Aaj Jaane Ki Zid Na Karo.
Tonight is particularly melancholic. Here I am, listening to Farida Khanum slowly making her way through this beautiful Nazm. There is a certain ring to her canorous voice, that keeps me tethered to this pensive mood that has enveloped me. It is drizzling outside, with occasional pauses that brings a soothing night breeze into my room. I look at the huge decal of a phonograph that I have stuck to my bedroom wall. For the first time in a long while, I felt a bit suffocated. I still love this room, for it has seen me like nobody else. It knows more about me than anybody else. If this room was a person, I would have preferred it dead. So I am happy in a sense, living inside this dead room.
As I led my eyes through the contours of this room, they get stuck at a coil of hair that lies on the floor. It was Tara’s! There is no escaping from her memories, I curse. Tara has made a decision to leave me for the better. I wouldn’t complain though. She is knowledgeable enough to make the right choice for her. The only person I am disappointed with is myself, who is still sitting across the door, blocking her way. At some point of time, I thought it would be easier for me to handle situations like these. Turns out, when she decided to leave, I was shattered. Shattered like a vase hitting a floor; car window panes on a speeding truck; a dead bat splattered on a windmill. I stood no chance. I just melted.
I am utterly disappointed at my sheer inability to let her go. This should have been easier. But the turn of events was a bit too fast for me. So here I am, in a limbo, listening to old songs and wondering about the hundred different ways this could have gone wrong. But this is it, the shape of my shadow falling on a bed sheet. A bit distorted, but still mine.
I see a bindi that she has stuck to my bed pole. Another one on my copy of “The Constitution of India”; yet another is winking at me from the mirror.
This room is filled with her memories. From my round comb smelling sweet after her to the green brush in my washroom. She is everywhere. During her brief stay in my life, everything attached to me has metamorphosed into an iron girdle over my head. It seems as if there is no end to this - I should be running away from her - from all of these. This might be a futile attempt to outrun her - to leave before she does. But I will be defeated - she has departed already and this is no competition. This is life.
I look at the person in the mirror and I cannot recognize him. He was dissolved in the background as my eyes were fixed at her red bindi stuck to the mirror. But now he has come to life. I barely know the man I am seeing. But undoubtedly, this is the person that I am right now. I have aged greatly in the last ten days, with pounds of flesh hanging from my chest, sagged eyes and cheeks devoid of love and light. I tried to recall my reflection in the hundred thousand mirrors I have seen myself before.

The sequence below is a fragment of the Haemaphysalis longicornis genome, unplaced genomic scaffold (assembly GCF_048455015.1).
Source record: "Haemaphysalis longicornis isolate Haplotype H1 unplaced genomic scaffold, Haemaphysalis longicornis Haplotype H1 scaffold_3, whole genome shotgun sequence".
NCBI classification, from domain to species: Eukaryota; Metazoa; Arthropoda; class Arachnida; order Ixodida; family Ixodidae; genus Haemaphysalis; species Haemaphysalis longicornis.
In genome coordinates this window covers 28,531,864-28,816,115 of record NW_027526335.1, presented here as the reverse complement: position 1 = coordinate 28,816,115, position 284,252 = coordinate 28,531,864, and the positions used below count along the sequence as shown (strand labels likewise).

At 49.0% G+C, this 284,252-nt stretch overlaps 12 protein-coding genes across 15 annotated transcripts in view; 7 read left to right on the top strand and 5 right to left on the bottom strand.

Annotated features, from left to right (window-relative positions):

I could recall their contours, their frames and even the colour of walls to which they were hanged. The mirror in my primary school’s tiny toilet. The one in college where I used to go for a smoke. The greyish, moth eaten corners of the shabby mirror in the final year hostel. I could remember them all. But no matter how hard I tried, I couldn’t remember seeing my younger self in them.
Isn’t this strange? I could look at my old pictures and I knew how I looked. I had more hair, I had a different pair of glasses, some childish dresses and the life of my teenage years. I could see them all in a photograph. But, I couldn’t even recollect one reflection of myself on a mirror from the past. This sounded strange, especially given the many hours I have spent grooming myself standing in front of a mirror.
At the onset of teenage years, I was worried about my stubborn curly hair that always refused to straighten up. No amount of cajoling would move her intransigence. Still, I made a point in trying to coerce my way through her. Never did I succeed, but I spent many hours trying to tame my hair. Sure, I have seen myself in the mirror a hundred thousand times with that hair. But why can’t I recollect one single reflection! This is strange, I repeat.
I can’t recollect my reflection, but suddenly a vision of Tara’s belly flash in front of me. I was embarrassed that I was thinking about her belly right now. In fact, I was reminded of how her feet felt close to mine. Her outer feet was especially smooth, with me forever wanting to rub my mine on hers. I wonder if she still remember all these little things that we did together. Perhaps, this is how life is. When confronted with such deep heart aches, we go back mining memories. We mourn at the invaluable bits and pieces that we fetch, much like a mother mourning her aborted foetus. There isn’t much we can do, this mad frenzied search for memories, travelling back in time and tracing the death of love is what keeps us afloat for the time being. I will just keep doing it still I find a better buoy to hold myself.
In the meantime, the playlist was exhausted, with “Aaj Jaane Ki Zid Na Karo” coming back to me, through Laurie Anderson singing “one beautiful evening” and Ghulam Ali making things worse with his “Chupke Chupke”. I know what I am going to do next. I will miss Tara and go to sleep. That’s pretty much what I am going to do today.